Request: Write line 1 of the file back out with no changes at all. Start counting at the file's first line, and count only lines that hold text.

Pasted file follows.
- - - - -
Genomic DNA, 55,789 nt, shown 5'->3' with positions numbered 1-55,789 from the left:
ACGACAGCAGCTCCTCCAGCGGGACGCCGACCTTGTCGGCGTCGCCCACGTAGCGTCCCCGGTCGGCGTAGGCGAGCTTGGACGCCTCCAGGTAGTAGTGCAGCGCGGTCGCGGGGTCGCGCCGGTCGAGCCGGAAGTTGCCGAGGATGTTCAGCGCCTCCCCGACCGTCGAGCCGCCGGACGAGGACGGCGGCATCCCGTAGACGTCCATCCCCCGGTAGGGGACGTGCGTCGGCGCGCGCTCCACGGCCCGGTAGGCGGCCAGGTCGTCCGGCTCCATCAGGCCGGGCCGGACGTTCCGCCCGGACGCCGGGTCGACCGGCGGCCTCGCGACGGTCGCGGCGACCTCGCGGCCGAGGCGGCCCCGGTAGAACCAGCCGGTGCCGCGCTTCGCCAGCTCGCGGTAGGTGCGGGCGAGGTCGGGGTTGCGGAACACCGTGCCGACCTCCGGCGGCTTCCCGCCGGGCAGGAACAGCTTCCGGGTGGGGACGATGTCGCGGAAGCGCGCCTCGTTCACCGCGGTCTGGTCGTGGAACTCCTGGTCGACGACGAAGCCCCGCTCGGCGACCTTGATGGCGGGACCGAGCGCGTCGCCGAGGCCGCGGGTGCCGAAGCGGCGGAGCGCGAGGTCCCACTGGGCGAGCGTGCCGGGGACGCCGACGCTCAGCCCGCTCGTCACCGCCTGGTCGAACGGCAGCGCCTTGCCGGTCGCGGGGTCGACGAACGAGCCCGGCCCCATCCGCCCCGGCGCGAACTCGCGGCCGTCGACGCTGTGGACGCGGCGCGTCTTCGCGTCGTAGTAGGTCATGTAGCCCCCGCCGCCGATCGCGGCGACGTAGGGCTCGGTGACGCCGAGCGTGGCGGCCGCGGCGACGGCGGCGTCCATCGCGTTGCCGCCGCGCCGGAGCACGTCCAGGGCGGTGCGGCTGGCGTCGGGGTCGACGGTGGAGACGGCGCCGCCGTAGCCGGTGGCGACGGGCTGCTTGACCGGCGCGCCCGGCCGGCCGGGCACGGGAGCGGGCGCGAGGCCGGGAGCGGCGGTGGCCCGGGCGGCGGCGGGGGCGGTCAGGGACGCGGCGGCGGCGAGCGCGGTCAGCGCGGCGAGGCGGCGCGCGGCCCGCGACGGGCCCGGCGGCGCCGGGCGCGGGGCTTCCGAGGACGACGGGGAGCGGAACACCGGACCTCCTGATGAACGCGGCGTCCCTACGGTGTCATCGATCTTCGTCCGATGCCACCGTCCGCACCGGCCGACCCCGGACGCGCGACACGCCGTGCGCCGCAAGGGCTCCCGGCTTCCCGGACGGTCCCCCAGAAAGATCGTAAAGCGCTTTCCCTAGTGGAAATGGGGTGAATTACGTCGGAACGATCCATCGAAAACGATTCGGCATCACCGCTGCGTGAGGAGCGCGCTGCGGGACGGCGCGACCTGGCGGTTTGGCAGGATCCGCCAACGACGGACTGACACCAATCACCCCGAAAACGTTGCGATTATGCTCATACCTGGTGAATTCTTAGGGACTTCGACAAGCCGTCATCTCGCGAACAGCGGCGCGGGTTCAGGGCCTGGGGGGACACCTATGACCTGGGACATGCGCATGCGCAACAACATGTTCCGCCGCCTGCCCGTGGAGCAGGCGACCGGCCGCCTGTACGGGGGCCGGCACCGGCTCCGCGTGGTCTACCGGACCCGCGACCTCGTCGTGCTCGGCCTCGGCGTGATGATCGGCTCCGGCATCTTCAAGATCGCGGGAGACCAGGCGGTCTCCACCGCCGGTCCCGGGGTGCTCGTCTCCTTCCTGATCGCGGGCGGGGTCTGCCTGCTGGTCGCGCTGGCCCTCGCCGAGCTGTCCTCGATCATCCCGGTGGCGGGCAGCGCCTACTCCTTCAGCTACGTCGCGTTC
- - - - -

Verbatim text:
Genomic DNA, 55,789 nt, shown 5'->3' with positions numbered 1-55,789 from the left: